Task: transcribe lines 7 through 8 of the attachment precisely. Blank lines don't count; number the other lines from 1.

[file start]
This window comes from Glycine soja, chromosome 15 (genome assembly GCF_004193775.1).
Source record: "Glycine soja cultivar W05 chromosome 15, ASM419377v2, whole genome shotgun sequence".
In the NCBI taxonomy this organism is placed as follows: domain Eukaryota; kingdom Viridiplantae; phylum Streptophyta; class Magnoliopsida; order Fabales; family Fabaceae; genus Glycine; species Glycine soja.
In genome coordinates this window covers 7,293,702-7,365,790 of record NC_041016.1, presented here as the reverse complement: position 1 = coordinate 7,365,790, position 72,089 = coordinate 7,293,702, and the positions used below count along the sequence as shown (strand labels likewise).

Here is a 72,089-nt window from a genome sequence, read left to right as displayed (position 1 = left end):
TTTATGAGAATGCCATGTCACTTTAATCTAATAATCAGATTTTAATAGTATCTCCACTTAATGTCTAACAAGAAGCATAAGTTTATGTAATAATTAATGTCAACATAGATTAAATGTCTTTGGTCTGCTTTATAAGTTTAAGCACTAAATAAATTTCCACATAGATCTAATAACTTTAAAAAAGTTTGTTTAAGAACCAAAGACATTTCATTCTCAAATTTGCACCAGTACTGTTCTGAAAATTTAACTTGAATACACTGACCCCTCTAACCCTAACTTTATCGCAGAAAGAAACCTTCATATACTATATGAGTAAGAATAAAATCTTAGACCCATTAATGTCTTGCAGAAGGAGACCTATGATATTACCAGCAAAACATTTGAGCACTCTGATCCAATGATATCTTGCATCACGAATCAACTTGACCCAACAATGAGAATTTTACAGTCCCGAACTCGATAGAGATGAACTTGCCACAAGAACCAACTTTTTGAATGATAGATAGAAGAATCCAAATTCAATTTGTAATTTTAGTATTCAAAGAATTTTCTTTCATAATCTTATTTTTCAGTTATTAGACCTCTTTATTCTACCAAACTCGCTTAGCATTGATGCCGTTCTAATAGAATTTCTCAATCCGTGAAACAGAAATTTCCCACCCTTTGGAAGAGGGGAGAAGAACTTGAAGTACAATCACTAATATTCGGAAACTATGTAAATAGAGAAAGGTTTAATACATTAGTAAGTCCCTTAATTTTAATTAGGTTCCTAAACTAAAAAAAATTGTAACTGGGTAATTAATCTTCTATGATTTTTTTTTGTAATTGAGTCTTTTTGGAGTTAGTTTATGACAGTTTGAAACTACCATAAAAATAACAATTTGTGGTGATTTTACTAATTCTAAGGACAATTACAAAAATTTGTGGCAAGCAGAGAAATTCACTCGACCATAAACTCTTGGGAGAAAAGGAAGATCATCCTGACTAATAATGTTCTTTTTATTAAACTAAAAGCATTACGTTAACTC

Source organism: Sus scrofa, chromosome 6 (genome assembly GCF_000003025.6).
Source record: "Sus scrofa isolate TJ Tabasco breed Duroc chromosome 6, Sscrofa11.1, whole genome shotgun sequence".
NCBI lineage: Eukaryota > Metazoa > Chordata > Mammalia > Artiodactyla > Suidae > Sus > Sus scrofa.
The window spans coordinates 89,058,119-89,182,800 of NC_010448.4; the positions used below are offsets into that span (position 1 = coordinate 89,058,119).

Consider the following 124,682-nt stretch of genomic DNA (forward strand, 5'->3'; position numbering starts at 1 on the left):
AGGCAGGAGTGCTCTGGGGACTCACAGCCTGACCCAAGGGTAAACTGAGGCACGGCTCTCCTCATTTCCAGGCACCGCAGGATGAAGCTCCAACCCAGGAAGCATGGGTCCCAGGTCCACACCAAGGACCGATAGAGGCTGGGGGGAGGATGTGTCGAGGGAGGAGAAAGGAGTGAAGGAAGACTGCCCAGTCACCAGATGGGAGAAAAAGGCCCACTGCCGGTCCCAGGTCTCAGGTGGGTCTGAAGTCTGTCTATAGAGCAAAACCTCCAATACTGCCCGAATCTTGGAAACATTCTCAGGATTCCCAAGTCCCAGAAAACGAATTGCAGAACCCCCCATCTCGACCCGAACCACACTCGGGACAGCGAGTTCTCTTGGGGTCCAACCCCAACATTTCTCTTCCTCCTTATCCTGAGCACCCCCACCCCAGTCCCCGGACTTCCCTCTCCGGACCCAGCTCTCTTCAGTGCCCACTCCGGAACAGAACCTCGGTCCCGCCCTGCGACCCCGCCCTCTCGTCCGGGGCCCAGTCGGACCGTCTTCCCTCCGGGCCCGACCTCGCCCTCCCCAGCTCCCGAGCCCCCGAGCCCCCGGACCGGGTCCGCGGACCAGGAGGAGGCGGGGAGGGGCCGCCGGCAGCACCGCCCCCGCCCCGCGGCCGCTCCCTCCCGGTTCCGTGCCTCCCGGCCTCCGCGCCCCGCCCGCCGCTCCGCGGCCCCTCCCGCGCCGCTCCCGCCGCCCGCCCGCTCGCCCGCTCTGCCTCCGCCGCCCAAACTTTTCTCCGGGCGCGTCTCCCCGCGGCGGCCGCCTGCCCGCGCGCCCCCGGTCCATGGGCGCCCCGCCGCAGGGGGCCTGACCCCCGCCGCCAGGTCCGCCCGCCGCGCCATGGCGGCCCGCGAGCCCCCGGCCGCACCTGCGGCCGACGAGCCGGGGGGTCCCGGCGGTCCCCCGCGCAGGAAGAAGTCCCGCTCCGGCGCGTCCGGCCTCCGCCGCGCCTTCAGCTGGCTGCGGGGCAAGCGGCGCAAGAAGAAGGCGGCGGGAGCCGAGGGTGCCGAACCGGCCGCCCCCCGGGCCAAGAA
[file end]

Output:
Source organism: Sus scrofa, chromosome 6 (genome assembly GCF_000003025.6).
Source record: "Sus scrofa isolate TJ Tabasco breed Duroc chromosome 6, Sscrofa11.1, whole genome shotgun sequence".